I Don’t Give Him Enough Credit

What I’m Learning About My Oldest Child

Last night, Jake (almost 11) asked if in the morning he could make us all breakfast. Of course, I said yes. So he got up, made bacon and pancakes, and thanked me for helping with dishes. This was a stark contrast in personality from last night when he didn’t want to speak to me. In all fairness, when I sit back and breathe I realize he had a big week. Lax practices, polar bear plunge for Special Olympics, a meeting at church, and his normal school schedule. And on top if it, he is my go-to for just about every time I need help.

Jake is the oldest. I’m the oldest and my husband was the oldest. We vowed never to make our oldest have as much responsibility as we had, but often, we find ourselves relying on him…sometimes a little too much. 

He isn’t always happy to help but always complies. More often than not he’s feeding animals, doing chores, and keeping an eye on his brother and sister. He has started to love to “cook” and that has been a game-changer. Grilled cheeses and pancakes are his specialty and him making breakfast or lunch frees me up immensely. During my 75 hard round, he was my main source of encouragement and always helped with the younger two so I could get my workout in.

On top of this, Jake has the biggest heart of anyone I know. This causes him to wear emotions on his sleeves sometimes, and that can result in anger, frustration, and other big emotions. But, in all of his deep feelings, he cares so much about his family, friends, strangers, teammates, and animals.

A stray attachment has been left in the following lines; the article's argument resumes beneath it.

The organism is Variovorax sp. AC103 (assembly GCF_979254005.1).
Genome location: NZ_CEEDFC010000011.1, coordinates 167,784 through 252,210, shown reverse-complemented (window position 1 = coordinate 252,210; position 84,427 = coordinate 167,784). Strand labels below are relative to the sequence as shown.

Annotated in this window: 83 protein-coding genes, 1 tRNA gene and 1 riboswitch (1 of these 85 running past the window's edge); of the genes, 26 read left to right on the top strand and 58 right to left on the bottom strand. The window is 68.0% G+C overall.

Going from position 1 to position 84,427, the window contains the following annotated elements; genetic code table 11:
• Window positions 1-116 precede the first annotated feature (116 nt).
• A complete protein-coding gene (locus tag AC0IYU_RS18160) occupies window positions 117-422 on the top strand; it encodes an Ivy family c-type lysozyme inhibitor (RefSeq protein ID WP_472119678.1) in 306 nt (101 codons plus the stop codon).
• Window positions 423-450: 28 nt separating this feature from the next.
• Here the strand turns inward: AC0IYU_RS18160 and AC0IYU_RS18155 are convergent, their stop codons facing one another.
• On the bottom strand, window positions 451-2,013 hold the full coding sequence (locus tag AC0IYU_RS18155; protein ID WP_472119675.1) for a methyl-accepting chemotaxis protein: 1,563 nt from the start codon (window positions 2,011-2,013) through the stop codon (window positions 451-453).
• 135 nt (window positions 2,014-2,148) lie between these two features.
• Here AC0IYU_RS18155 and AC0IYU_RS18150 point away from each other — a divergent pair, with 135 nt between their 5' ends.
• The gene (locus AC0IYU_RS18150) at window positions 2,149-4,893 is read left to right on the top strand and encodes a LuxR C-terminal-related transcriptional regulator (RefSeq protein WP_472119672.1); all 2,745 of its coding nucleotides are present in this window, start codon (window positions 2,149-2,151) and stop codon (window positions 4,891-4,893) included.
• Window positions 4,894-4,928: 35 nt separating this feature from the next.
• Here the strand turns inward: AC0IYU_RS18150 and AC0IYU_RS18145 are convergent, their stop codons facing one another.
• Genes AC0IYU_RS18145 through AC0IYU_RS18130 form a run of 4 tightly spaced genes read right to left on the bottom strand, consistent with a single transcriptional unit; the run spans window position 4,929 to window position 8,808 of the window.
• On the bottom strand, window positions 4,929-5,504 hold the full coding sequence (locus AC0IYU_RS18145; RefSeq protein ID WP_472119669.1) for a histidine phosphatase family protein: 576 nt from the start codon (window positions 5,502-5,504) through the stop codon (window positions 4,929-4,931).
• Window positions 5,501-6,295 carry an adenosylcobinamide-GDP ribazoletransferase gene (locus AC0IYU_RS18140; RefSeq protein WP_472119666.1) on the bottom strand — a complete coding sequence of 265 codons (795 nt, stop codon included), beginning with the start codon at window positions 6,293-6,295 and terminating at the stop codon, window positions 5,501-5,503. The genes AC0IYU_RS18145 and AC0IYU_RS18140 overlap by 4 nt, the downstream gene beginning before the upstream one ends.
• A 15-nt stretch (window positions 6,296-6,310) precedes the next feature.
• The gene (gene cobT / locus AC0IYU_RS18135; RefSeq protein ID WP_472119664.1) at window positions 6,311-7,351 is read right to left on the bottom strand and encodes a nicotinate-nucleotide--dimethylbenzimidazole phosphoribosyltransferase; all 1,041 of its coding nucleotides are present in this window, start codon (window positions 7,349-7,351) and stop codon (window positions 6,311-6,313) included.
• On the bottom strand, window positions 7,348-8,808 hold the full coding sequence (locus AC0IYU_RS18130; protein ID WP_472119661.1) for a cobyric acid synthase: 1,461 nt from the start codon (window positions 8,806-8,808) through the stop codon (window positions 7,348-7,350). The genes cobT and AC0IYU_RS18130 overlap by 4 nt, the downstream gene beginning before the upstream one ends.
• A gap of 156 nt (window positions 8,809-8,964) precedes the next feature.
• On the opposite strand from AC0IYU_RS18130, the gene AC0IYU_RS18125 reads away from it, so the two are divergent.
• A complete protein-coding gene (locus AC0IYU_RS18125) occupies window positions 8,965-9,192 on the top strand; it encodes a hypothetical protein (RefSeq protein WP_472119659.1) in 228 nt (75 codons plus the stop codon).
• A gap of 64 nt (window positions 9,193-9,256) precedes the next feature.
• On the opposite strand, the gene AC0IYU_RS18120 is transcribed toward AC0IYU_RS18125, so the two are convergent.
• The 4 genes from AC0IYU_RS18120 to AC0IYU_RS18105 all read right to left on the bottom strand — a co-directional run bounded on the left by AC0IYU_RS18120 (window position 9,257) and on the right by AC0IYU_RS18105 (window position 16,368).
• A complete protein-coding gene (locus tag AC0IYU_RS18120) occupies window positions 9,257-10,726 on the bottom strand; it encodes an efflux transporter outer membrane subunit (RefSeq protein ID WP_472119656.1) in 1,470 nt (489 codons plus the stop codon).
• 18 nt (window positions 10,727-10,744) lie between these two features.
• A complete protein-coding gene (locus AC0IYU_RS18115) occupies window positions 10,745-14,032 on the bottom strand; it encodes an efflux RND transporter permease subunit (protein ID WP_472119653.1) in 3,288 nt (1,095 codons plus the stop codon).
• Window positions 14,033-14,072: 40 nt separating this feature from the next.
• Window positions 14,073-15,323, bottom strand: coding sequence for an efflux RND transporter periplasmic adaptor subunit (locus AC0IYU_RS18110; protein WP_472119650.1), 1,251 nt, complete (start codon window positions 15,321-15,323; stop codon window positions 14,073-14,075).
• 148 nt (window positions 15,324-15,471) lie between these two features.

If someone hurts one of his friends or teammates, he feels it. While it can be a source of hurt, Jake truly wants to be friends with everyone. He includes everyone and notices when others don’t do the same. He wants to save every homeless person we see in the city. He wants to cure every person that has cancer. In school, he wants to help everyone who struggles. On the field and in the rink, he loves helping the new kids learn the sport or the latest trick he found. I often wonder how heavy it is having such a big heart.

I would never want to be a preteen in this era. Two years of covid restrictions, social media, texting, a greater divide between the haves and have nots. It’s crazy how much we try to protect him by not having social media or a phone and yet, that isolates him more with his friend groups. These kids have more standardized tests in one year than we did in our whole school career. They have peers that are already thinking about playing sports in college. The pressure to grow up is everywhere. And somehow, Jake continues to stay true to himself. He is okay with being 10 (almost 11) and still has some of that little boy’s silliness and imagination. At the same time, he is growing so fast and taking on so many responsibilities. 

I’m learning that while I’m often consumed by his preteen attitude and decision-making, I’m really not giving him enough credit. Jake is an amazing young man. Does he make mistakes? Yes. Does he drive me insane? Yes. Does he say the wrong things? Yes. But it’s my job to continue to make a better effort at praising him for what he does right and showing how appreciative I am of the young man he is becoming.

Credit: Chelsea Powell Photography

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